Street Cop
By Jim Fotis

Ivory Tower Babble

Academia's Approach to Crime Prevention Focuses, Wrongly, Of Course, on Guns.

Chains and padlocks secure all but essential doorways.  Bars cover gothic windows.  Low-wattage bulbs make dingy corridors look even danker and darker.  Burly guards patrol the entire area

Prison?  No, it's just another high school in a decaying urban center.

Today, schools look like jails.  Youngsters who at another time might have filled gyms and ballparks are now wearing colors and playing a dangerous game of turf control.  Too many kids with too much time on their hands.  Many pack at least knives.  The worst of them carry illegal guns.

Congress and the country want to do something to change all that, and in the last few years more than 3 billion federal dollars have been pumped into something called "crime prevention."  To what end?  That's what the Republican Congress wanted to know.  So in 1996, the federal legislative branch passed a measure directing its executive branch (Attorney General Janet Reno to be exact) to conduct a "comprehensive evaluation" of the effectiveness of billions injustice Department grants.  The task was to be performed by an objective third party.  The directive was simple: Find out what works and what doesn't.

The "third party" selected was the University of Maryland's Department of Criminology and Criminal justice, and the subsequent study produced a 500- page report.  Sounds simple and, more important, it sounds needed.  But don't forget this is the Clinton-Gore-Reno show.

Reno's "objective" academic team was headed by a professor well known in social circles as having distaste for all things firearm-related.  And it's not guntoting felons he dislikes; it's you and me.  The formula he and his colleagues have come up with to prevent crime is quite simplistic: Remove guns from public places and/or deter gun-carrying and, as a result, crime numbers will drop.

Get a load of that!

How do you suppose they recommend disarming street gangs?  The Maryland report's solution for reducing spontaneous shootings" is to get police-civilian teams checking known and convicted gang members for guns."  The researchers are silent on what civilians they have in mind or how the thugs will be persuaded to submit to such street-comer searches.

It'll come as no surprise, but the researchers appear to be fans of the Lautenberg "domestic violence" law.  And guess what they consider the "crucial" element in family violence?  The husband?  No. The wife?   No.  An out-of-control, undisciplined kid?  Nope.  The study purports that gun shops are to blame.  One concrete proposal to come from this study is additional income for the researchers and their fellow thinktanks consortiums.   The researchers have the gall to ask Congress "[to set] aside 10 percent of program funding for controlled testing, and another 10 percent for research costs, (which) would allow evaluations to identify police technology and equipment of proven effectiveness."  You don't think cops can tell you whether or not their equipment works?

In all the millions spent, the researchers at least compiled data in one legitimate area.  The report shows that gun buyback programs waste time, money, and save no human lives, suggesting "a major gap between theory and practice."  For instance, the report shows that St. Louis invested $250,000 to buy back 1,200 guns in 1994 only to conclude that there was "no reduction in homicide or gun assaults."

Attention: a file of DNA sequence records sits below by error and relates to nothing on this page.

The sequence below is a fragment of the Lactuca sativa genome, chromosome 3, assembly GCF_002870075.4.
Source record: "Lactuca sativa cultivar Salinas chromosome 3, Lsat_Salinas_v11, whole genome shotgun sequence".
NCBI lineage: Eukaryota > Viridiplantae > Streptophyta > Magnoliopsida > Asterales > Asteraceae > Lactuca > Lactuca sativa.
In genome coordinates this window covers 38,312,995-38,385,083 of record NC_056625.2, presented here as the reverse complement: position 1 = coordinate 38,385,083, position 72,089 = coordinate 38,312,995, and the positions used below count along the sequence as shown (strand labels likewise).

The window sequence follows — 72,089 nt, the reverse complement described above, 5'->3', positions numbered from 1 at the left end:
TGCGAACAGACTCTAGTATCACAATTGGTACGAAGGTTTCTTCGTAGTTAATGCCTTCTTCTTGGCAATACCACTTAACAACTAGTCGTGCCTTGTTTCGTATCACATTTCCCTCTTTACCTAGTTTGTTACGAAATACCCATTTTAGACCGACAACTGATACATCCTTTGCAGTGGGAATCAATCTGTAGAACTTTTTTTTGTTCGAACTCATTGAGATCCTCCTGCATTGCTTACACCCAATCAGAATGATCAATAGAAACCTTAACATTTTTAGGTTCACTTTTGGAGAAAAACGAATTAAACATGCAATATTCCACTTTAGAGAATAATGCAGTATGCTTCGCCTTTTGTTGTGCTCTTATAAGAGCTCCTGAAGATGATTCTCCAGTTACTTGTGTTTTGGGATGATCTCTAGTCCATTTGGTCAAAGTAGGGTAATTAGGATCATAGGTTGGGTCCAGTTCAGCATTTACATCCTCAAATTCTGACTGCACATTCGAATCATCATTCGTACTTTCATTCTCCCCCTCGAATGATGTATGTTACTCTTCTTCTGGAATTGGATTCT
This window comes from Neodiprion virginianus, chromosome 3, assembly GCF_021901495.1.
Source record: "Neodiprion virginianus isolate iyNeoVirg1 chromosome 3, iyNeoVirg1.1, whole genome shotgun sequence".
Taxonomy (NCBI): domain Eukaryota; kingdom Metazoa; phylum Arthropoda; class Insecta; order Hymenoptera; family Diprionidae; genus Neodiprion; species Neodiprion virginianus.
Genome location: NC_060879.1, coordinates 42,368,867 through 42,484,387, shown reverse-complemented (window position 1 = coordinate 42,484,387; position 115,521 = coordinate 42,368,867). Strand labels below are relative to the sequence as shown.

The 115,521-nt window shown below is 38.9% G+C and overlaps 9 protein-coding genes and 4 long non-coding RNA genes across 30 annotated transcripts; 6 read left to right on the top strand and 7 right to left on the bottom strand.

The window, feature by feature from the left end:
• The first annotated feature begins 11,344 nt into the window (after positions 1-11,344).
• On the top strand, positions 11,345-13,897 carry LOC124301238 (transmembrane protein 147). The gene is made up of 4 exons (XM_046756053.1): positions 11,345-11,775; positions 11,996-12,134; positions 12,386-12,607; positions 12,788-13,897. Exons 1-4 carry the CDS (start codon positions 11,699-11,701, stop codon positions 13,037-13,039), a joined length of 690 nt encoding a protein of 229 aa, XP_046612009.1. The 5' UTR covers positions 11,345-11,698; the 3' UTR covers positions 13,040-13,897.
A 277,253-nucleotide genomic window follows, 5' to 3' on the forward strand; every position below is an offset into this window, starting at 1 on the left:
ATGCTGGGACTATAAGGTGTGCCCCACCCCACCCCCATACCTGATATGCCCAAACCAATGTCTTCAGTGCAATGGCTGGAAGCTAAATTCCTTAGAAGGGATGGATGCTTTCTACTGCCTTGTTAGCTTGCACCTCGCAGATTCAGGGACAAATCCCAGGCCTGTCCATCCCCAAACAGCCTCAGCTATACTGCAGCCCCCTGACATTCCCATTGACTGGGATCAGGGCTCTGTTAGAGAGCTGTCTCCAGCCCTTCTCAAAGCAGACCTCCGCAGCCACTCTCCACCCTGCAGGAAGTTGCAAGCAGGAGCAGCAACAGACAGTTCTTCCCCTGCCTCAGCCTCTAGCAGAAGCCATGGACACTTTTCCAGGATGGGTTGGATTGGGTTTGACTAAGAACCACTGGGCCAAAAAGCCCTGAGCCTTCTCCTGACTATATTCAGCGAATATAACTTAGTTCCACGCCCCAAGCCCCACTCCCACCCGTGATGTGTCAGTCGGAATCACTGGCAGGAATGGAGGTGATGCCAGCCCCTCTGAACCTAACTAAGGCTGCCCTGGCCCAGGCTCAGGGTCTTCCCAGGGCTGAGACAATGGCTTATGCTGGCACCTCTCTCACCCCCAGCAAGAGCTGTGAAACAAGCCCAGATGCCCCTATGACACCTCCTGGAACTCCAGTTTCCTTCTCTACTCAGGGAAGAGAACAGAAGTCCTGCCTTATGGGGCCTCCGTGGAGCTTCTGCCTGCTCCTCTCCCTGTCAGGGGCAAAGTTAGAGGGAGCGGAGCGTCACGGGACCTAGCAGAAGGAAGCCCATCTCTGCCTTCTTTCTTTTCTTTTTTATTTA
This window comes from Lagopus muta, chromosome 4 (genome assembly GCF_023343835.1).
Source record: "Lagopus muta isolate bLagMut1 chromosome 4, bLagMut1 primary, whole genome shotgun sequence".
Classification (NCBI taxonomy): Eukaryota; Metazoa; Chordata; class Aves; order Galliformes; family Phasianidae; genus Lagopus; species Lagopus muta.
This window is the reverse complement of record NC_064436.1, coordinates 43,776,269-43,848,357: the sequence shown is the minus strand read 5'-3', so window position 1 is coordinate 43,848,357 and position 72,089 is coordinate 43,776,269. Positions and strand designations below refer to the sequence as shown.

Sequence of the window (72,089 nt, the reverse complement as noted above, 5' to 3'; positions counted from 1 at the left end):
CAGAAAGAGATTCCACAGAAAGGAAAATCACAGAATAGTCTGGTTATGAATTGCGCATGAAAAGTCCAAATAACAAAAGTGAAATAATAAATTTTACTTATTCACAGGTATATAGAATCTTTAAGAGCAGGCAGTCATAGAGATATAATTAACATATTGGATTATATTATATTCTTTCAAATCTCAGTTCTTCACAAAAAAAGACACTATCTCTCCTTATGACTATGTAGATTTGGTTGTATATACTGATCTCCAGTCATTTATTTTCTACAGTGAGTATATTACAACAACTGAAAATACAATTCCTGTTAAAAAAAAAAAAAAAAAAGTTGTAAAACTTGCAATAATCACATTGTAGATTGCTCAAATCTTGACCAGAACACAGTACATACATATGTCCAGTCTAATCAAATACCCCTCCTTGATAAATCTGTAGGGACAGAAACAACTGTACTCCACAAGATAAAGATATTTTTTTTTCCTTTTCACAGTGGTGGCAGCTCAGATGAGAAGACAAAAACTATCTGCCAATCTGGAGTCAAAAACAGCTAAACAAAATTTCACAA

Maybe guns, as inanimate objects, are not the primary factors in violent crime.  Maybe we should focus more on the criminals.  But the researchers ignore this conclusion, repeatedly attacking gun ownership by associating "concealed carry" with criminals.

For instance, they claim that "the more police can remove guns from public places or deter people from carrying them ... the fewer crimes there will be."  Millions of Americans carry guns legally in public places.  Why is the focus always on guns?  Why not zero in on who is committing the violent crimes, prosecute them aggressively, and then lock them away for a long time?

And it's not just those in academia who are trying to disarm us-it's bureaucrats in general.  Many of the organizations perceived as representing the police express anti-gun, anti-self -defense opinions which mislead the public into believing this is how all cops feel.

For example, in April, Missouri residents voted on a referendum to allow Right-To-Carry, and the police chiefs group discouraged it.  In a recent survey, the chiefs association polled its members to get some "direction on what [the group's] role should be on this ballot issue."  The survey offered four choices-three answers were in opposition to the referendum and the fourth was a fill-in-the-blank "other."  Not exactly an objective way to conduct a survey, but typical.

The sad part about these antiSecond Amendment attacks is that taxpayer money is being spent on ridiculous studies like the one by the University of Maryland.   Even worse, our money is wasted on ostentatious programs to vilify guns and eventually disarm the public-all under the auspices of "protecting police."

Our cities were once thriving, kids were smiling, and our crime rates were minimal.  And that was before all this emphasis on guns.  Street cops support the good guys' basic right of self-defense.  Cops aren't threatened by a civilian's Right-To-Carry.  But the bureaucratic police groups (representing administrators not street cops) are misrepresenting the opinions of average officers.

It's becoming increasingly clear that a strong coalition of cops and civilians is the only way to win this battle.

Jim Fotis is executive director of the Law Enforcement Alliance of America For more information about LEAA, call (800) 766-8578.